Google (NASDAQ:GOOG) has made a significant cloud announcement a few days ago. The company said that the beta tag has been removed from the Google Compute Engine or GCE cloud service. By doing this Google has declared a direct war against Amazon's AWS cloud services.
In this article we will see how Google is emerging as a strong player in the cloud business, and how Amazon's (NASDAQ:AMZN) cloud offerings could be impacted by Google's recently announced initiatives.
Google's Cloud Play
Brian Goldfarb, the marketing executive in charge of Google's cloud platform, said to Network World in an interview that it will be helpful to think about Google's cloud offerings in the context of the company's larger strategy. Goldfarb said:
Google is creating an end-to-end offering that provides a collection of services that span the gamut of what we think developers, IT professionals and businesses need as they're developing these types of solutions: infrastructure as a service or IaaS, platform as a service or PaaS, storage as a service, big data and analysis as a service, and it will go on and on as we expand out those capabilities.
Google first introduced Google App Engine (GAE), a PaaS offering, as one of its major cloud service. Then Google took the beta tag off of Google Compute Engine, an IaaS offering that enables users to create virtual machines (VMs), boot them up, take advantage of virtual networking, and have all the components of an infrastructure offering.
Google's cloud business will triple and reach nearly $1 billion in 2013, Technology Business Research Inc. (TBR) predicted. Google hasn't shared specific revenue figures from emerging platforms like Google Compute Engine or Google App Engine. Goldfarb added:
Basically, with GCE we provide the uptime, the hardware, the pipes and the management, and users are responsible for the operating system and up -- when things get patched, what languages are used. That's opposed to GAE, which takes these services one step further up the stack. In GAE users are relinquishing more control; we're defining the operating system, the platform, and maintaining it. This higher-value service provides users the ability to auto scale no matter the incoming load. Customers don't have to worry about patching or managing a server and they can focus solely on the code and the data running in that app.
TBR offered the following data points to the media:
- TBR estimates that Google's cloud business, consisting of Google Apps, Google App Engine and Google Compute Engine (no ad-related revenue) generated $97 million in the Q4 2012 and $314 million in the year.
- TBR believes Google's cloud business grew 83% year-over-year.
- TBR believes that Google's cloud business will triple annually in 2013 to just under $1 billion in 2013.
The Cloud War: Google vs. Amazon
Google recently announced that it has reduced prices for the on-demand virtual machines by 4.3% across the board. Amazon responded within 24 hours, when AWS announced a 26% drop in prices for its Windows virtual machines (VMs) on demand. Since Amazon had an operating margin of only 1.11% in 2012, compared to Google's more 25%, Amazon can afford to reduce the prices of its cloud offerings without affecting profitability.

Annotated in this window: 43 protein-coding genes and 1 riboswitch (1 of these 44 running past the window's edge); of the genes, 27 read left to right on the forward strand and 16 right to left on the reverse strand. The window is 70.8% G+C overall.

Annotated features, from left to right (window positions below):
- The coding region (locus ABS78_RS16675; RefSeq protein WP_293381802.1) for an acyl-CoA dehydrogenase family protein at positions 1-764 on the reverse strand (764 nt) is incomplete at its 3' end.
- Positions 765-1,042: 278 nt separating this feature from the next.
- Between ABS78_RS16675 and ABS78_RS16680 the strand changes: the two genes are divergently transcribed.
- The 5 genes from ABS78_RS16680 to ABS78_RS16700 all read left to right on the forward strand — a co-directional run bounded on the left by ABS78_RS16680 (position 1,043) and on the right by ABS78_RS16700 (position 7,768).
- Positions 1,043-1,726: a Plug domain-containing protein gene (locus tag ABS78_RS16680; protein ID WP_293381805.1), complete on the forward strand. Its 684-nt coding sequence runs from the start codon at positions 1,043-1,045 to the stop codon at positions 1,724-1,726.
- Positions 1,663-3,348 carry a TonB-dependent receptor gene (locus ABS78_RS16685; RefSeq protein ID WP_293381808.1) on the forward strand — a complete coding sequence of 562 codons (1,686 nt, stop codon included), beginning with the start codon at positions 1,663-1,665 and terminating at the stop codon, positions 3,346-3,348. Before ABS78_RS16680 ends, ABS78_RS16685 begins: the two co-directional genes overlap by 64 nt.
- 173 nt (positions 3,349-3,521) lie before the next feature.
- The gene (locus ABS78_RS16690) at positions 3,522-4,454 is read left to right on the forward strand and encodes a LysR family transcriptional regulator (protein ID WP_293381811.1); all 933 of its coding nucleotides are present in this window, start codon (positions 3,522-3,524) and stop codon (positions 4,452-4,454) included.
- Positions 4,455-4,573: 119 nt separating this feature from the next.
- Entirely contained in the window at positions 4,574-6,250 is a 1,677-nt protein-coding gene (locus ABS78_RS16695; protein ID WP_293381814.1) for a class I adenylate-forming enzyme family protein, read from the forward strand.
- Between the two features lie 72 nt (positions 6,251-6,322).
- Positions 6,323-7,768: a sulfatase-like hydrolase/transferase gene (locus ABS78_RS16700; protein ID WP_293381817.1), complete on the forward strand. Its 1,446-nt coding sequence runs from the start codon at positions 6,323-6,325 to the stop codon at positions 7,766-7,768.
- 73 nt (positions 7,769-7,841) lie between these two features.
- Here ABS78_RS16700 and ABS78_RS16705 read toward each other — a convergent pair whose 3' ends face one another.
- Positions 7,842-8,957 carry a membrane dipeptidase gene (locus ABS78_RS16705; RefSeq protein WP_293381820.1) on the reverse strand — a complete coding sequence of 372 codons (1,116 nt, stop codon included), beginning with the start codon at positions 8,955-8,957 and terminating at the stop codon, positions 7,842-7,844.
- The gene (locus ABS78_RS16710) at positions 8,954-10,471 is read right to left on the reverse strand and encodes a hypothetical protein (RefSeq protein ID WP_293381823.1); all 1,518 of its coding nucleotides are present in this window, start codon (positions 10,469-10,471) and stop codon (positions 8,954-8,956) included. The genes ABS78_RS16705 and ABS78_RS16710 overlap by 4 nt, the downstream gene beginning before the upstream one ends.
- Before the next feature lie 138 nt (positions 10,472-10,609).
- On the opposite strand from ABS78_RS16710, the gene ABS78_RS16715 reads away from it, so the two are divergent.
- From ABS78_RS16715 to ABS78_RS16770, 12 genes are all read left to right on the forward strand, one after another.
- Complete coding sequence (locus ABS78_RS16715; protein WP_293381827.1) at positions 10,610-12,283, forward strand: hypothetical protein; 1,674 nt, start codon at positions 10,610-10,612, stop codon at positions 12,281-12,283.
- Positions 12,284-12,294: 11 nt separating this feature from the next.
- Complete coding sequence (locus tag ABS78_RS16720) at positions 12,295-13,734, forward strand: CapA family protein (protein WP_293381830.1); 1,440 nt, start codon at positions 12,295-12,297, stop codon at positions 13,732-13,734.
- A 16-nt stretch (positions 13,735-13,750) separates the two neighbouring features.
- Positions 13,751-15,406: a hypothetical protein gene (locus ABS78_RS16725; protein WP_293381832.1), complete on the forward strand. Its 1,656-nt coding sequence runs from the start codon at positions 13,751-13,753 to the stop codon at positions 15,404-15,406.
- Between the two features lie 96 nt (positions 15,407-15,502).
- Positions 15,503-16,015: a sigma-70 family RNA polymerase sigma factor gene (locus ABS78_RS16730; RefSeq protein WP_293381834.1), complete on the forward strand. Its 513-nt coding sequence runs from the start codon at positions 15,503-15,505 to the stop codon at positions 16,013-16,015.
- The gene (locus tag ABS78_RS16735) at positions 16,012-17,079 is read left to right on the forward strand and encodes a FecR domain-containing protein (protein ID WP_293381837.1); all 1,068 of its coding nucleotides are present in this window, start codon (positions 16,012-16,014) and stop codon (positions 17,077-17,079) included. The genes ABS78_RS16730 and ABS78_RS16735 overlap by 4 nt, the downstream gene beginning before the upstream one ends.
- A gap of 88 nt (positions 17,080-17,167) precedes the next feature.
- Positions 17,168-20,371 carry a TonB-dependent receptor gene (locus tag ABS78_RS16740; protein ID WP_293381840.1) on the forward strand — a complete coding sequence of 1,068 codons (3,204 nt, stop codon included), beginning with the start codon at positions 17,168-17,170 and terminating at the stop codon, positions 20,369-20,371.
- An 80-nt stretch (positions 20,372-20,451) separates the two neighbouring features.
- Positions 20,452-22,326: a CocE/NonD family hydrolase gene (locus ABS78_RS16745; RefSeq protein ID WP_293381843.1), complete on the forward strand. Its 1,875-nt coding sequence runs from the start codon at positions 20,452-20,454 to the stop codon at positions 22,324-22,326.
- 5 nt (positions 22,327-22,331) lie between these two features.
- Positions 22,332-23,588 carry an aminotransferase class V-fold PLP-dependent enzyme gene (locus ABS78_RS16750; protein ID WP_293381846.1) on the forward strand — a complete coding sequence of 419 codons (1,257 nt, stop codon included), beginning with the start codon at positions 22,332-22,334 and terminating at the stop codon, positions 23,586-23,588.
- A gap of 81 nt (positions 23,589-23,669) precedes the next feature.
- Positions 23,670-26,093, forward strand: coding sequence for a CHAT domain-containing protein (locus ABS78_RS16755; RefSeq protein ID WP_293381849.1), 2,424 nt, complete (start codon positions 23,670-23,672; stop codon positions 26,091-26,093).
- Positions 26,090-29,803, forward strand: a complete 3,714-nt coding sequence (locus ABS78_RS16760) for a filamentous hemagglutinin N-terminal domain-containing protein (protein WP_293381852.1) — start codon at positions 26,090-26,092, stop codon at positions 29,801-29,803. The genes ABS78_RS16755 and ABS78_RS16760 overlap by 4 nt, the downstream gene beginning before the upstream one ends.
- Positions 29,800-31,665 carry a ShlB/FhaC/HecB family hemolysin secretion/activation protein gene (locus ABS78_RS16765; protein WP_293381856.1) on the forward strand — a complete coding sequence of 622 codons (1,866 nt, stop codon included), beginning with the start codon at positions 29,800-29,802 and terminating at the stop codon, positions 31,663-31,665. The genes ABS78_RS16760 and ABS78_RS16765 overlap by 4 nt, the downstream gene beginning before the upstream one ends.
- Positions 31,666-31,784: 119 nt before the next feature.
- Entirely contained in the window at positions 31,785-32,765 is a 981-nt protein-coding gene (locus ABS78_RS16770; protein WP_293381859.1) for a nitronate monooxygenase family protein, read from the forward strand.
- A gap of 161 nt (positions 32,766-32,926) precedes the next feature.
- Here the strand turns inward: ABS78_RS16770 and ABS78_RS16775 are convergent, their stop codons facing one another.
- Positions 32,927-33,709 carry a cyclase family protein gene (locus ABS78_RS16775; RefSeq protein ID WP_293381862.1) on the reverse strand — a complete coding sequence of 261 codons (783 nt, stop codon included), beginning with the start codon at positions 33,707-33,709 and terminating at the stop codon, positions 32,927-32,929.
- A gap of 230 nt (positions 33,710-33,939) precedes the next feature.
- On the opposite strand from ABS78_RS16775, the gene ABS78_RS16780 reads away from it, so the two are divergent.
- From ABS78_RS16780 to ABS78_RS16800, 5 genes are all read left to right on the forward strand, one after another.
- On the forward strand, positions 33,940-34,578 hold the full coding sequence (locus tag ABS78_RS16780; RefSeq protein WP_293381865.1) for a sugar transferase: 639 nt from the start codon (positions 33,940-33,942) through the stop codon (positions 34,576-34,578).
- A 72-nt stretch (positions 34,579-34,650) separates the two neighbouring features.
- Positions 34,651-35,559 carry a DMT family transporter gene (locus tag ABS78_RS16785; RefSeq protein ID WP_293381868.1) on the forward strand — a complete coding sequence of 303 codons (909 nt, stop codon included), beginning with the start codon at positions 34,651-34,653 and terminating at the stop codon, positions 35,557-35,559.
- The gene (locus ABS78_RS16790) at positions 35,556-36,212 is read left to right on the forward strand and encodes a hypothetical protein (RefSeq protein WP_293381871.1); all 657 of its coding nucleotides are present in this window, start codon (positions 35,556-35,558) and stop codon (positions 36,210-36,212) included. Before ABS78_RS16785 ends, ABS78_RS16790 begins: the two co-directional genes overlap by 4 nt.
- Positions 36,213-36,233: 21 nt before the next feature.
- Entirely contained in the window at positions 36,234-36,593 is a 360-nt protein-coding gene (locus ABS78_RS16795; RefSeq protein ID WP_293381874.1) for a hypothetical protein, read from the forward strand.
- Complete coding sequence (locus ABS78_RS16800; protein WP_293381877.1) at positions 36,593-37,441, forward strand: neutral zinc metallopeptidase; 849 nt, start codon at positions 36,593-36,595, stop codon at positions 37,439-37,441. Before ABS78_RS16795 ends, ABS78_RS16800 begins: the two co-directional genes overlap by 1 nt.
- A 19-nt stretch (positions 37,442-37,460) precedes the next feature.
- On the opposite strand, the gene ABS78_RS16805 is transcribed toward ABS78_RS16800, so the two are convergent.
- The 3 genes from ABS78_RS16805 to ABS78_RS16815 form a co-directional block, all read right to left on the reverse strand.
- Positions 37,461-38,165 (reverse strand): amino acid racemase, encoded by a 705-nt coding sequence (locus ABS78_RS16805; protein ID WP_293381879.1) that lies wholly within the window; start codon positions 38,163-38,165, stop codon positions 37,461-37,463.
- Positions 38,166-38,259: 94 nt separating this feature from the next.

Amazon introduced a major IaaS offering named Redshift in February, which is essentially a part of AWS. Redshift will provide customers a low-cost alternative to expensive on-premises database storage systems. However, Amazon's IaaS offerings could face serious challenges going forward. One analyst, Jillian Mirandi of Technology Business Researcher, has suggested that continued outages could eventually start hindering businesses' willingness to invest in Amazon infrastructure.
Google's recent cloud announcements will unleash direct competition to Amazon, according to Goldfarb. He said Google wants to continue working closely with customers who use GCE. That's why the company has released GCE in only a limited availability, with a required $400 per month service pack.
Amazon is the undisputed leader in public-cloud, a market which Gartner estimates jumped 20% last year to $109 billion. Amazon offers an incredible breadth of cloud services that ranges from computing to storage and networking, from databases to load balancers and application development. However, the only drawback is Amazon hasn't been a popular choice in the enterprise community. But Amazon is looking to extend its enterprise reach and made a series of announcements targeting enterprises.
AWS is a price leader, and is expected to contribute $20 billion in Amazon's revenue by 2020. If anyone can compete with Amazon on scale, it's Google, says George Reese, founder of enStratus, a cloud management company. They're really going directly after Amazon on pricing and capacity saying "Hey, we've got scale too," says Forrester analyst Dave Bartoletti.
The best advice for people that want to invest in cloud computing stocks is to consider both Google and Amazon.
Disclosure: I have no positions in any stocks mentioned, and no plans to initiate any positions within the next 72 hours. I wrote this article myself, and it expresses my own opinions. I am not receiving compensation for it (other than from Seeking Alpha). I have no business relationship with any company whose stock is mentioned in this article.